What is the difference between contingent and pending?
When you view a home listing online, the pending status indicates that a buyer’s offer has been accepted and the home is in receivership. This means that the buyer and the seller do what is necessary to ensure that (a) the buyer wants the property and (b) all the necessary logistics are in place for the transaction to be completed. This typically includes, at a minimum, buyer inspections, any necessary repairs, appraisals and loan underwriting. Pending can also describe a short sale announcement that is under contract, where the parties are still waiting to get the green light from the seller’s mortgage agent(s).
Sellers of properties in conditional or active status have also accepted an offer to buy the house. But with a conditional listing, the contract depends on the ability of the buyer to sell their existing home, i.e. if the buyer does not sell their home, they can opt out of the contract.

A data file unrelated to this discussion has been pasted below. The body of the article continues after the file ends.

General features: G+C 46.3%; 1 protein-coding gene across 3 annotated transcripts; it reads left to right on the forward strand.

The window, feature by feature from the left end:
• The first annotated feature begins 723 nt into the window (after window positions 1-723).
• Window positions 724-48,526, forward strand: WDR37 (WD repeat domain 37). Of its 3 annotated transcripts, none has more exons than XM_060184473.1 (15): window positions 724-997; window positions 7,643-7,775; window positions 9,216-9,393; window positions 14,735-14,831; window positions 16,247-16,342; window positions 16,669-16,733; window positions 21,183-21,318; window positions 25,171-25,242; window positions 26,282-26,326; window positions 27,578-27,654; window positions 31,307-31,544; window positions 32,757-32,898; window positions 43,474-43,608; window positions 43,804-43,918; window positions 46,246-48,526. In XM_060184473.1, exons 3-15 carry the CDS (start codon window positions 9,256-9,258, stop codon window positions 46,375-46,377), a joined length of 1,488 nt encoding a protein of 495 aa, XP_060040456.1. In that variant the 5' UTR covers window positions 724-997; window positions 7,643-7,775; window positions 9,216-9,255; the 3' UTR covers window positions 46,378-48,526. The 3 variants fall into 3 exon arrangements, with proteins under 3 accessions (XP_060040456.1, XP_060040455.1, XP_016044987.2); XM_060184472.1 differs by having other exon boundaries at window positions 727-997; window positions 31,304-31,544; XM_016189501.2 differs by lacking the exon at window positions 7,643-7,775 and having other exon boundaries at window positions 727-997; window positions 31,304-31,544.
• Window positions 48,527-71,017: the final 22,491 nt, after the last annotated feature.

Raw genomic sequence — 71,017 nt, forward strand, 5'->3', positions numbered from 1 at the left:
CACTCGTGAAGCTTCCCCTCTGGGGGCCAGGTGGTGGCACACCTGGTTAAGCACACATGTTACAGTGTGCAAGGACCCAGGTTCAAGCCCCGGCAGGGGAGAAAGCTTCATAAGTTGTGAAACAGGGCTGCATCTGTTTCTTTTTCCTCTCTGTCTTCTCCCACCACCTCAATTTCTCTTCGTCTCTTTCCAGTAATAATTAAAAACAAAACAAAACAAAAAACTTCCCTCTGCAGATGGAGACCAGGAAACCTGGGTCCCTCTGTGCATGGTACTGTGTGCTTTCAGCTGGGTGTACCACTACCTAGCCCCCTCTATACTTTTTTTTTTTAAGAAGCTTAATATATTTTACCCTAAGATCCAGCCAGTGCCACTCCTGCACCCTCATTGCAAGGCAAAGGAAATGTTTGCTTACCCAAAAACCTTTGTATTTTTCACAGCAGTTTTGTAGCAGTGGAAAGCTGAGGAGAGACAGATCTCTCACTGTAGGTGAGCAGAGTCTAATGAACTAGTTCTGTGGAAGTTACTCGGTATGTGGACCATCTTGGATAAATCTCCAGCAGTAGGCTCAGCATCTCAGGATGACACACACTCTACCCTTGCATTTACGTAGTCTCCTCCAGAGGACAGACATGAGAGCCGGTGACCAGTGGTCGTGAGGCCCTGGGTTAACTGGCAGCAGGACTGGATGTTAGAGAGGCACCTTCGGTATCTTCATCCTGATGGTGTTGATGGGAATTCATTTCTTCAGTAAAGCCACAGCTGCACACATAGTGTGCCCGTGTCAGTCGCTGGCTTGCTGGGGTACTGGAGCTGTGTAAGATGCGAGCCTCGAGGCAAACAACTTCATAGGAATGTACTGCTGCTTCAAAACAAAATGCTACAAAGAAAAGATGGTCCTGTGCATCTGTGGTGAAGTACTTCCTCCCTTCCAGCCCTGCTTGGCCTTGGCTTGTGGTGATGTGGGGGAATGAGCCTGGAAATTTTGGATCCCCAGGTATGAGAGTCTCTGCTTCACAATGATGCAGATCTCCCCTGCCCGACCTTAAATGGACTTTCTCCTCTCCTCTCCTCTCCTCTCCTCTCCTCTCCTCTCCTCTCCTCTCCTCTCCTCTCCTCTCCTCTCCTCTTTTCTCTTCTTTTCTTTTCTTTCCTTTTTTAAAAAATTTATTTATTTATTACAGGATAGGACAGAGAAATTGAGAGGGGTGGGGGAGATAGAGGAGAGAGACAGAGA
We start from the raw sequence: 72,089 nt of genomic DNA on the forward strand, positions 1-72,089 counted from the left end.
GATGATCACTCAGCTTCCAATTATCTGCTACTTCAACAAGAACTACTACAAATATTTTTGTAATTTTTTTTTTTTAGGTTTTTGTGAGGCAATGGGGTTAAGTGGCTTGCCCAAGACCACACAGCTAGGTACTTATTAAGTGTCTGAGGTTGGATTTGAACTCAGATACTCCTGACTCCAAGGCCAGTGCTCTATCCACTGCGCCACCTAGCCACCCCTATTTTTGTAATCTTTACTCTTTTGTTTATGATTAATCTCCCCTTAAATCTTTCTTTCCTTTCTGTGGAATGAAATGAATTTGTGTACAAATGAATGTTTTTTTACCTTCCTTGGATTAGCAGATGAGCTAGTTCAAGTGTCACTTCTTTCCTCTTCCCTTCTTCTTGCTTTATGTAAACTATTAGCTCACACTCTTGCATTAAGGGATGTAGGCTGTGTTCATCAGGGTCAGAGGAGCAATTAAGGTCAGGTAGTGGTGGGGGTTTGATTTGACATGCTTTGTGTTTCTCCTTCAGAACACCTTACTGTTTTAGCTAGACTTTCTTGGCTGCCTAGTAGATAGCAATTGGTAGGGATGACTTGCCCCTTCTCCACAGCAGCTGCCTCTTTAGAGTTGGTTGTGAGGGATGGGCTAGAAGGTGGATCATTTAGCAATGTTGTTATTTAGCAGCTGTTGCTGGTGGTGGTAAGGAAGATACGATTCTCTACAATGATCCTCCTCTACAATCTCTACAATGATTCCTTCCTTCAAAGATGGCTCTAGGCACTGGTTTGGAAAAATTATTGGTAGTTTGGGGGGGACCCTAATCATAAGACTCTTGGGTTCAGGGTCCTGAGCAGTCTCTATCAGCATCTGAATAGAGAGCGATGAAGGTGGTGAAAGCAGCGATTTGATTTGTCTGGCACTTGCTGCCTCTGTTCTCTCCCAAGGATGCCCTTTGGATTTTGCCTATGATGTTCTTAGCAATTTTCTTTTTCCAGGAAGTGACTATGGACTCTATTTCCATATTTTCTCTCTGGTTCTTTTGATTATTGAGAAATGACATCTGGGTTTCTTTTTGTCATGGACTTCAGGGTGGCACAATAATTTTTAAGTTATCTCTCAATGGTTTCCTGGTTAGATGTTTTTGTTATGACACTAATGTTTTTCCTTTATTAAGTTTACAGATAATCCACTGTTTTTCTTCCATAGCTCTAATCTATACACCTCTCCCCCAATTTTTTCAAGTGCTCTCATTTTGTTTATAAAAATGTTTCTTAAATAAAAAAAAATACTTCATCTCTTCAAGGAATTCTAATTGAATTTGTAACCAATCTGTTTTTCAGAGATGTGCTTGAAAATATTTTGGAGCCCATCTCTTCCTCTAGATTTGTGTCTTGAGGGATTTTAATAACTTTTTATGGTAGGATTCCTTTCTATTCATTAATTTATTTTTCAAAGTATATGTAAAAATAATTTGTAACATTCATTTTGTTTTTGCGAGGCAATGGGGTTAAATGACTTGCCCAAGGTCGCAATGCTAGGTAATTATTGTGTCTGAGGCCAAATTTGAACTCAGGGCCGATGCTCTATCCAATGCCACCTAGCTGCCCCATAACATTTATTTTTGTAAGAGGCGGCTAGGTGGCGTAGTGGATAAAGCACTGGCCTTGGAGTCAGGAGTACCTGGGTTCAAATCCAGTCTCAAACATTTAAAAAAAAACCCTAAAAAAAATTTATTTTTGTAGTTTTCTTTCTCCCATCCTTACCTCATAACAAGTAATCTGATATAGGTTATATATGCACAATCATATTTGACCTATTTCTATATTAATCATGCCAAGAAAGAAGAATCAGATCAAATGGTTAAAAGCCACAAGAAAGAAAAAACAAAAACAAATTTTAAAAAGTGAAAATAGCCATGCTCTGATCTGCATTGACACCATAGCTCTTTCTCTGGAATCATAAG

Pending listings typically close the escrow or re-enter the market as soon as both parties get their inspections, ratings, and the go-ahead from the involved lenders. In general, contracts contingent on the sale by the buyer of his house are not even subject to an escrow and inspections; appraisals and underwriting only begin if and until the buyer actually sells their home, however long that may take.
What is an active contingency?
An active contingency means that the seller of the home has received an offer from a potential buyer; however, certain contingencies or conditions must be met before the sale can be finalized. A purchase agreement may include contingencies, such as allowing a buyer to inspect the property and negotiate necessary repairs with the seller before closing. A property appraisal will also need to be done to ensure that the price of the home is not more than it is worth. Another common eventuality is that the buyer must be approved for a mortgage loan within a certain time after signing the contract. If one of these eventualities is not met, the contract will be null and void and penalties may or may not be imposed. Most of the time, the contingencies of a contract can be resolved without any problem.